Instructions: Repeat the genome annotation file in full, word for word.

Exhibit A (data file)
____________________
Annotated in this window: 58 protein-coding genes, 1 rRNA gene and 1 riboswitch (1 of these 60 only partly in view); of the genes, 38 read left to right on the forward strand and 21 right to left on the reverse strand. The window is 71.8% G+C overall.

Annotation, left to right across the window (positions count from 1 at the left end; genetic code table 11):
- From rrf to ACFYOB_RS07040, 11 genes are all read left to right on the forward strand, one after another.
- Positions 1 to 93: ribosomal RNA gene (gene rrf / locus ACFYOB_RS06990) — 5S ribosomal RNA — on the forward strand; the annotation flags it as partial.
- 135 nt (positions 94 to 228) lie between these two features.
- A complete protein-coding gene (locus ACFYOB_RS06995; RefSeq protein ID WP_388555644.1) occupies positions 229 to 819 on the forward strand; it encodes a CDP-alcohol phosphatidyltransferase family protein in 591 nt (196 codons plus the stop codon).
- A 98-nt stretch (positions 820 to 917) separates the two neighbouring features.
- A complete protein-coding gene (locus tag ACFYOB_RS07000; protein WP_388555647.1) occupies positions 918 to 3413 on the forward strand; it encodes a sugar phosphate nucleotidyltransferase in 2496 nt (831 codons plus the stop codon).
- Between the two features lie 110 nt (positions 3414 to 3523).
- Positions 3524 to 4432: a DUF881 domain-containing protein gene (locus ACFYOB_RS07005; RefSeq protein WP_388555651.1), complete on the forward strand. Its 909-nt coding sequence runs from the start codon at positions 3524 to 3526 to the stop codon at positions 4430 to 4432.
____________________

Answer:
Annotated in this window: 58 protein-coding genes, 1 rRNA gene and 1 riboswitch (1 of these 60 only partly in view); of the genes, 38 read left to right on the forward strand and 21 right to left on the reverse strand. The window is 71.8% G+C overall.

Annotation, left to right across the window (positions count from 1 at the left end; genetic code table 11):
- From rrf to ACFYOB_RS07040, 11 genes are all read left to right on the forward strand, one after another.
- Positions 1 to 93: ribosomal RNA gene (gene rrf / locus ACFYOB_RS06990) — 5S ribosomal RNA — on the forward strand; the annotation flags it as partial.
- 135 nt (positions 94 to 228) lie between these two features.
- A complete protein-coding gene (locus ACFYOB_RS06995; RefSeq protein ID WP_388555644.1) occupies positions 229 to 819 on the forward strand; it encodes a CDP-alcohol phosphatidyltransferase family protein in 591 nt (196 codons plus the stop codon).
- A 98-nt stretch (positions 820 to 917) separates the two neighbouring features.
- A complete protein-coding gene (locus tag ACFYOB_RS07000; protein WP_388555647.1) occupies positions 918 to 3413 on the forward strand; it encodes a sugar phosphate nucleotidyltransferase in 2496 nt (831 codons plus the stop codon).
- Between the two features lie 110 nt (positions 3414 to 3523).
- Positions 3524 to 4432: a DUF881 domain-containing protein gene (locus ACFYOB_RS07005; RefSeq protein WP_388555651.1), complete on the forward strand. Its 909-nt coding sequence runs from the start codon at positions 3524 to 3526 to the stop codon at positions 4430 to 4432.